Write & Earn
Notifications

I am living my childhood dream: Saurabh Sangvekar

For Saurabh Sangvekar, the 17-year-old swimmer who recently clocked the invitational mark for London Olympics, the journey to fulfill his dreams began in 2010. During the National Junior Aquatic Championship held in Bangalore, national coach Pradeep S Kumar impressed with Saurabh’s performance in 800m freestyle approached the young lad’s father and insisted that Saurabh moved to Bangalore and train at Basavangudi Aquatic Centre (BAC), known to be the best training ground for budding swimmers in the country. Pradeep then had predicted that Saurabh’s qualification for Olympics was a realistic goal.


But coming from a lower middle class family, if not for the Reach Foundation’s support, funding for his training would have been a challenge for Saurabh’s parents. Neelakanta Rao Jagdale, the man who initiated Reach Foundation and also the president of Karnataka Swimming Association, pitched to financially assist Saurabh’s training on a condition that the Maharastra swimmer represents Karnataka hence forth.


The offer came as a golden opportunity for Saurabh who is originally from Thane, Maharastra. Since 2006, BAC was more like a summer home for Saurabh as he used to travel to Bangalore during vacations to train and hence changing loyalty from home state to Karnataka was not a difficult choice for him.


Since then, there has been no turning back for the young lad. He made the ‘B’ qualifying cut by clocking 15 minutes 34.67. The cut off mark was 15 minutes 43.74 seconds. Though clocking ‘B’ qualifying does not guarantee participation at the Olympics as FINA, the world governing body for swimming, is expected to restrict the number of participants to 900 and all those who have made the ‘B’ qualifying would have to wait for wild card entries; Saurabh is working on making the ‘A’ qualifying time and he believes he can achieve the target.


In an exclusive interview with Sportskeeda.com, the long distance sensation speaks candidly about his journey so far and his preparations for the big games. Excerpts:


Can you tell us how you developed an interest in swimming…

My house is in Kalva, Thane and there is a swimming pool exactly opposite to where I lived. My elder brother Aditya used to swim and I used to accompany my dad everyday to go watch my brother swim. I was studying in 1st standard when I started swimming and competed in my All-India Meet in 2006 and won two gold and three silver medals.


When you started swimming did you closely follow any swimmer in India and aspired to achieve like your idol?

Back then, I only knew Rehan Poncha (Beijing 2008 Olympics participant) and I had seen him swim a couple of types. He used to swim for Maharastra that time but I had never got an opportunity to speak to him. It was only after I moved to Bangalore and started training here, I got to talk to him and know him. Other wise, there is no such swimmer who I follow in India.


Since when did you start believing that making it to the Olympics was your only goal?

When I was in 5th standard, I remember watching Olympic swimming events on TV. It was only then that I became aware and could understand the magnitude of swimming in an Olympics event. I used to think how awesome it would be for me to participate in Olympics. In 2010, my dream of doing that got a boost. Pradeep sir spoke to my dad and said that I have the potential to make the Olympic qualifying and said that the Jagdale Foundation would fund my training. This came as a golden opportunity for me and my parents were very supportive of my decision to move here. It’s been two and half years since I left home and I have not gone back even once.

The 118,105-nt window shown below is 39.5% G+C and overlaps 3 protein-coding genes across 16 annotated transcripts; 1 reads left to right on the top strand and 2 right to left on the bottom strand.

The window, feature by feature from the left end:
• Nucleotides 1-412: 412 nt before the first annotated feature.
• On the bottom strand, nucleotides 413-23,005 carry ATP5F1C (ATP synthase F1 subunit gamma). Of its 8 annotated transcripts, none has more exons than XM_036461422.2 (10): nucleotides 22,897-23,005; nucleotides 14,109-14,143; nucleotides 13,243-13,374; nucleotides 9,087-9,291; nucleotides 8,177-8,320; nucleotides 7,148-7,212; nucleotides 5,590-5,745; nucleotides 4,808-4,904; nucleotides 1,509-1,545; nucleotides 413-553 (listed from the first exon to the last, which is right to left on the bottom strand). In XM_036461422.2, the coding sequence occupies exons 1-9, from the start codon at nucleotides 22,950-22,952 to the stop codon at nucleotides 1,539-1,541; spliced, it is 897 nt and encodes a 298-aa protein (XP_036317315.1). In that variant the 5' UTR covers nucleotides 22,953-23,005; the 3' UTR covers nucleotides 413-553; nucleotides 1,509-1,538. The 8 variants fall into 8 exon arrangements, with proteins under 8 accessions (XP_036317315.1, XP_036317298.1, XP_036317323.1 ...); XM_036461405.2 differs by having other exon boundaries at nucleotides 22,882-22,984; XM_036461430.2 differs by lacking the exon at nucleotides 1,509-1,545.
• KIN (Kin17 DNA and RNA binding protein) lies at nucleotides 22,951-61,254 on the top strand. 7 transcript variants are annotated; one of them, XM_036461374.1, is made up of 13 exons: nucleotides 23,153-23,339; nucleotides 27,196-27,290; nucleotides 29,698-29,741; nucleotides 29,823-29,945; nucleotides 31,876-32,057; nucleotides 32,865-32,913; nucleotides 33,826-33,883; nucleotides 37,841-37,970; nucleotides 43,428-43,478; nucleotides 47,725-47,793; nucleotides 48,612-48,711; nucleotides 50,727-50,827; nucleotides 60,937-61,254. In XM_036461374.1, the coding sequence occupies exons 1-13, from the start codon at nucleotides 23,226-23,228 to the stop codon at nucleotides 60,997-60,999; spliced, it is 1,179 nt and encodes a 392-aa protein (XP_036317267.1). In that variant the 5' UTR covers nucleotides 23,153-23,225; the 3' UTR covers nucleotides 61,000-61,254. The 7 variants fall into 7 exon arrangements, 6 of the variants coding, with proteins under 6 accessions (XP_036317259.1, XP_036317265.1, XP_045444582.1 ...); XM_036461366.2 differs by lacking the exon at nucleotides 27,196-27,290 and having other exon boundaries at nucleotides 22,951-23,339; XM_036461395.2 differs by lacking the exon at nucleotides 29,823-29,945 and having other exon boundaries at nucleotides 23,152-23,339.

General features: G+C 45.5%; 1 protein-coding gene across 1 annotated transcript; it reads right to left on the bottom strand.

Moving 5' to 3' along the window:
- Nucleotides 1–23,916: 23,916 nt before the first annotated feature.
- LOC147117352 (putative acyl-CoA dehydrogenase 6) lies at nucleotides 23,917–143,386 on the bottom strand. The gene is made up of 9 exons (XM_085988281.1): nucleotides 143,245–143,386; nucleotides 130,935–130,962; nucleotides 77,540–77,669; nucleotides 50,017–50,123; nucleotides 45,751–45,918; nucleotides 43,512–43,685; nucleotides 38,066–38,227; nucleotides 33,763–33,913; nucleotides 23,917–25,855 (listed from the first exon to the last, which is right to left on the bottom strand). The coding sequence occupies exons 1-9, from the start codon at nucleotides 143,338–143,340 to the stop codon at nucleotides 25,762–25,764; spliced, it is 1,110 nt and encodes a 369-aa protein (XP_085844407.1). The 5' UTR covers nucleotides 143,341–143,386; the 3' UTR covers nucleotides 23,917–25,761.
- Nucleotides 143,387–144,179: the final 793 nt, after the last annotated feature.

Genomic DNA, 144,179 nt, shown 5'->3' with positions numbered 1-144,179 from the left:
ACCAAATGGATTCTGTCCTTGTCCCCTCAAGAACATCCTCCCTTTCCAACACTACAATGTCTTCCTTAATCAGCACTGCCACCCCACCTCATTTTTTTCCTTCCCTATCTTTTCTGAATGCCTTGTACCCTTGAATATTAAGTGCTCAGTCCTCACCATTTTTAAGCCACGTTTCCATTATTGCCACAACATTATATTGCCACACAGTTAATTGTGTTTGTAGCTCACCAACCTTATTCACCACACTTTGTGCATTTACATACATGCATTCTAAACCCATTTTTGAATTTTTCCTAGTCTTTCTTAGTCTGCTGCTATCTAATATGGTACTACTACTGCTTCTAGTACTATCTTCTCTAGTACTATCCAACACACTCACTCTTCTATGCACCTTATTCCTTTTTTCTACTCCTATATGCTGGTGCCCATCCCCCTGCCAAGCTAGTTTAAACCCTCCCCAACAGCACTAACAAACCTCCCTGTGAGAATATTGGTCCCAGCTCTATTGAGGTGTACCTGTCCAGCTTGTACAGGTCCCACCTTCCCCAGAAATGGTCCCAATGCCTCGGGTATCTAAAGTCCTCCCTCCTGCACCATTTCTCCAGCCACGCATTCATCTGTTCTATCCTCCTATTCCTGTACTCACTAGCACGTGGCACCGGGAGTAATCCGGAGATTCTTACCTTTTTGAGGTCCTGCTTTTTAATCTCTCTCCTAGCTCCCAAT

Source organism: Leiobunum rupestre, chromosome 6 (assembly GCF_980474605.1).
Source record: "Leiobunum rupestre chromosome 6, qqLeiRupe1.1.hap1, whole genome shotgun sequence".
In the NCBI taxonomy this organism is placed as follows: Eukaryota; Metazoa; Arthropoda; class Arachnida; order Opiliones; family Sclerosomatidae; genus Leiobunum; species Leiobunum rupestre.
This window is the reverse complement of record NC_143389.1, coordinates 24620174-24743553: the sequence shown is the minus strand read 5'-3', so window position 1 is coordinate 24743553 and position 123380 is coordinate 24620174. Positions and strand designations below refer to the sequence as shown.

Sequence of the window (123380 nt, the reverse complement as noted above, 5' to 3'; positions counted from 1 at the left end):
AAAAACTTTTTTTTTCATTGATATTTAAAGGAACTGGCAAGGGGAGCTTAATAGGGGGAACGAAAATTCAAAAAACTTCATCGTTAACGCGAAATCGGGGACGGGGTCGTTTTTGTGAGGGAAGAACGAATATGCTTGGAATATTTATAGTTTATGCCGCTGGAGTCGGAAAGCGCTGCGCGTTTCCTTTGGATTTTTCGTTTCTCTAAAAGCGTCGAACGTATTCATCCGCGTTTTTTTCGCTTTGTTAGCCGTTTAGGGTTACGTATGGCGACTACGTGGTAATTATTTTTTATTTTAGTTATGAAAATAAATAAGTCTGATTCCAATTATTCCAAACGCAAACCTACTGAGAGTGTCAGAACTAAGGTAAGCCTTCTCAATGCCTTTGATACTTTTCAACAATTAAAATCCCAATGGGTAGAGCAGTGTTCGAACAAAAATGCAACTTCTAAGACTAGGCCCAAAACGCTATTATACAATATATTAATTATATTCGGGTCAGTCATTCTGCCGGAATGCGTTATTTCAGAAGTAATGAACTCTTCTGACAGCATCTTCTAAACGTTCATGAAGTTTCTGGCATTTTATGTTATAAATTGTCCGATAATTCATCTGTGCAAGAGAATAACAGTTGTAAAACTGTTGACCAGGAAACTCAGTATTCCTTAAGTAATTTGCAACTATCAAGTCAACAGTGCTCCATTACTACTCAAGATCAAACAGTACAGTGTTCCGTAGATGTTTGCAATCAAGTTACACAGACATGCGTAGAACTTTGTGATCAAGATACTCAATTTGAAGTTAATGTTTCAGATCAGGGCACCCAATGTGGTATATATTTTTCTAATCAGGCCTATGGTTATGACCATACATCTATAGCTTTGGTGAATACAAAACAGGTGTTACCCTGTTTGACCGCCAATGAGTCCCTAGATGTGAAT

When your compatriots talk about you, they say that Saurabh trains like a maniac! How true is this?

(Laughs) I don’t train like a maniac. I do know that some of them say I train like mad but I just do the same workout as everyone else who trains under Pradeep sir. There is nothing special in what I do.


For a swimmer who shifts from a different state, adapting to the national coach’s workouts is not easy. What was it like for you?

I can still remember the first session in BAC. The workout was extremely tough. I somehow managed to finish the whole workout but I was dead by the end of it. The first one week was quite tough for me but I picked up gradually. Now I enjoy workouts like Long Distance and Anaerobic Threshold (AT) workouts.


You train for almost six hours a day and you are often left with little energy to do anything else. At 17, don’t you miss doing what teenagers do? Like go out for movies and hangout with friends?

I do like going for movies and eating outside but right now I know this is my best chance to do well in swimming. With Olympics nearing, I have to take care of myself and I need to rest well. It’s a conscious effort to not go out often.


In the past one year, you have slashed timing like no one can ever imagine. Do you think making the ‘A’ qualifying of 15:11 is possible?

In 2011 Junior nationals I had clocked 16:08. That same year at the Asian Age Group I clocked 15:59 and won a silver medal later in the Senior National I clocked 15:51 and broke the national and best Indian performance record. When I swam the Singapore meet where I qualified, I didn’t think I would clock 15:34. I had told Pradeep sir that I can try clocking 15:35 but I swam a second faster than I promised. When I started swimming 1500m event, I never thought I could clock the timing that I am today. I am happy I could go 15:34 from 15:51. I know I can go faster. So, clocking 15:11 to make the ‘A’ qualifying should happen too. I will try and make it happen.


Fetching more content...